Tuesday, March 6, 2018

New Release Spotlight--March 6, 2018

Congratulations to Jennifer J! Jennifer won last week's New Release Spotlight giveaway of A Girl Like That. The other giveaway, One True Way doesn't end until tonight (March 6th), so be sure to enter if you have not already. The link is in the New Release Spotlight for February 27. The books will ship from Amazon once the winners are confirmed.

This week's New Release Spotlight features a LOT of starred reviews. I have "purpled" eight titles below, more than a third of this week's new releases!

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Children of Blood and Bone (Tomi Adeyemi)
Orisha Legacy, book 1. Debut author! Seventeen-year-old Zelie, her older brother Tzain, and rogue princess Amari fight to restore magic to the land and activate a new generation of magi, but they are ruthlessly pursued by the crown prince, who believes the return of magic will mean the end of the monarchy. Give this to fans of Leigh Bardugo and Sabaa Tahir. Recommended for Grades 9-12. Multiple starred reviews and already over 450 five-star on Goodreads (4.51 Goodreads average/689 ratings/398 reviews). Fantasy, dystopia.
The Midnights (Sarah Nicole Smetana)
Susannah Hayes dreams of following her father, a former rock star, onto the stage. As senior year begins, she’s more interested in composing impressive chord progressions than college essays, certain that if she writes the perfect song, her father might finally see her. But when he dies unexpectedly, her life shatters. Uprooted to a new city, Susannah realizes she can reinvent herself however she wants: a confident singer-songwriter, member of a hip band, embraced by an effortlessly cool best friend. But Susannah is not the only one keeping secrets, and soon, harsh revelations threaten to unravel her life once again. Recommended for Grades 9-12. Realistic fiction, coming-of-age.
To Kill A Kingdom (Alexandra Christo)
Author confirms this book is a standalone. I plan to read this one! Princess Lira is siren royalty and the most lethal of them all. With the hearts of seventeen princes in her collection, she is revered across the sea. Until a twist of fate forces her to kill one of her own. To punish her daughter, the Sea Queen transforms Lira into the one thing they loathe most—a human. Robbed of her song, Lira has until the winter solstice to deliver Prince Elian’s heart to the Sea Queen or remain a human forever. Lots of 5* Goodreads reviews right now, too! Give this to fans of Levenseller's Daughter of the Pirate King or Jordan's Firelight trilogy. Fantasy, sirens, pirates.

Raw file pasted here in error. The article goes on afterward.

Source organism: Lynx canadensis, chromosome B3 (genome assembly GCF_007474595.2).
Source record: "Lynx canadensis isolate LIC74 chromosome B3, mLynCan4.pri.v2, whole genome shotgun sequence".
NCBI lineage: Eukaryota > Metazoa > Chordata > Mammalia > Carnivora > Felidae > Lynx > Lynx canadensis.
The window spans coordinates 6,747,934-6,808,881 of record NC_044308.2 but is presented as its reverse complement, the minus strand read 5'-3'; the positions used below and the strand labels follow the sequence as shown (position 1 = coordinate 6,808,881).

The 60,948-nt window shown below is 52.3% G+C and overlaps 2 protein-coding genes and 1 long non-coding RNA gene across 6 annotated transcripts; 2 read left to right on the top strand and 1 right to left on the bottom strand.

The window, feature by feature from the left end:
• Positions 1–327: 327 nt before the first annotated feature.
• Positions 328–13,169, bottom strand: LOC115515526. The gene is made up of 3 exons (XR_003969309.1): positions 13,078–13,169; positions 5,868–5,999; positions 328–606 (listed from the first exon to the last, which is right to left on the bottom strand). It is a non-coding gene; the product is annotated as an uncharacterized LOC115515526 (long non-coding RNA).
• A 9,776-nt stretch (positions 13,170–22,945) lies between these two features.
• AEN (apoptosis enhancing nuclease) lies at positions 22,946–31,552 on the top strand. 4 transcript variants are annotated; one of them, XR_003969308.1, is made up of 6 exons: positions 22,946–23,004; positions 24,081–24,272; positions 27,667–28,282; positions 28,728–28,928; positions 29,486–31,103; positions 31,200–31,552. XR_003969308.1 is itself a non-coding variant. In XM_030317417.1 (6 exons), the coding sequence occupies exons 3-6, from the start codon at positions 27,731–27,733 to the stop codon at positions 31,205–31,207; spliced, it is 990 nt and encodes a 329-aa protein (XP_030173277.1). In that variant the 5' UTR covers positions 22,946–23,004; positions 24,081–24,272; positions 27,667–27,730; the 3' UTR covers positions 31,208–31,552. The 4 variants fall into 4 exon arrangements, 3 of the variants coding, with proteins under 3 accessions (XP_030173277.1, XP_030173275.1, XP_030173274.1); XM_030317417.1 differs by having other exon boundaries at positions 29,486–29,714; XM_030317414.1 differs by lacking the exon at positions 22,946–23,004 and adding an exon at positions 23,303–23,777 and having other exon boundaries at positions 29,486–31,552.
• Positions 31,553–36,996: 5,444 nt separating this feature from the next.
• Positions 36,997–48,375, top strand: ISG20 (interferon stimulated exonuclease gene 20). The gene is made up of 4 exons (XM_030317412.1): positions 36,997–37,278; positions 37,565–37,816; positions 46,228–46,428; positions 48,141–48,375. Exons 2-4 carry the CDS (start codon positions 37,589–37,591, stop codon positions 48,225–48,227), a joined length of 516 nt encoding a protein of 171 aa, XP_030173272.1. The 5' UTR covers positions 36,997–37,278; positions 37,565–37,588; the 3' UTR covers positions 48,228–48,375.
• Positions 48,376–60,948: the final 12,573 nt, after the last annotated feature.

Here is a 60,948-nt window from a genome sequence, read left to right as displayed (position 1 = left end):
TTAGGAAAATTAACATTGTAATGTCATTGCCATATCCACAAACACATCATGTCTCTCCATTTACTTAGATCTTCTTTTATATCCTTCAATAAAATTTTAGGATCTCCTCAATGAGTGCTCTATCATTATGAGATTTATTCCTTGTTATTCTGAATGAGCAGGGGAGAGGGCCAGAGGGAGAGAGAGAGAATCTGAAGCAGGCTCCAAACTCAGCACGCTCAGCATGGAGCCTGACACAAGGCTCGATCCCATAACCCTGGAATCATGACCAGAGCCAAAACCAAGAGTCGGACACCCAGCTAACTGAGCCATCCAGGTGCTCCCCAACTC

The Final Six (Alexandra Monir)
Even though reviews are mixed, I know I will read this one--I LOVE space operas! Sony has already optioned this book for a movie! Surrounded by strangers all competing for one of the six slots to travel to Jupiter's moon, Europa, Naomi, an Iranian-American science genius, finds a friend in Leo, an Italian championship swimmer, as the training tests their limits. Professional reviewers recommend Grades 9-12. Science fiction, space opera.
Blood, Water, Paint (Joy McCullough)
Told in verse; based on the life of Italian artist Artemisia Gentileschi. Her mother died when she was twelve, and suddenly Artemisia Gentileschi had a stark choice: a life as a nun in a convent or a life grinding pigment for her father's paint. She chose paint. By the time she was seventeen, Artemisia did more than grind pigment. She was one of Rome's most talented painters, even if no one knew her name. But Rome in 1610 was a city where men took what they wanted from women, and in the aftermath of rape Artemisia faced another terrible choice: a life of silence or a life of truth, no matter the cost. Recommended for Grades 8+. Multiple starred reviews. Historical fiction, free verse, rape, art.
I Have the Right To (Chessy Prout, Jenn Abelson)
See Chessy's story on Today. In 2014, Chessy Prout was a freshman at St. Paul’s school, a prestigious boarding school in New Hampshire when a senior boy sexually assaulted her as part of a ritualized game of conquest. Chessy bravely reported her assault to the police and testified against her attacker in court. Then, in the face of unfathomable backlash from her once trusted school community, she shed her anonymity to help other survivors find their voice. I'm not finding many reviews on this title. Narrative nonfiction, sexual abuse, rape.
The Poet X (Elizabeth Acevedo)
Xiomara Batista feels unheard and unable to hide in her Harlem neighborhood. Ever since her body grew into curves, she has learned to let her fists and her fierceness do the talking. Recommended for Grades 8-12. Multiple starred reviews. Realistic fiction, free verse, Harlem, NY.
The Beauty That Remains (Ashley Woodfolk)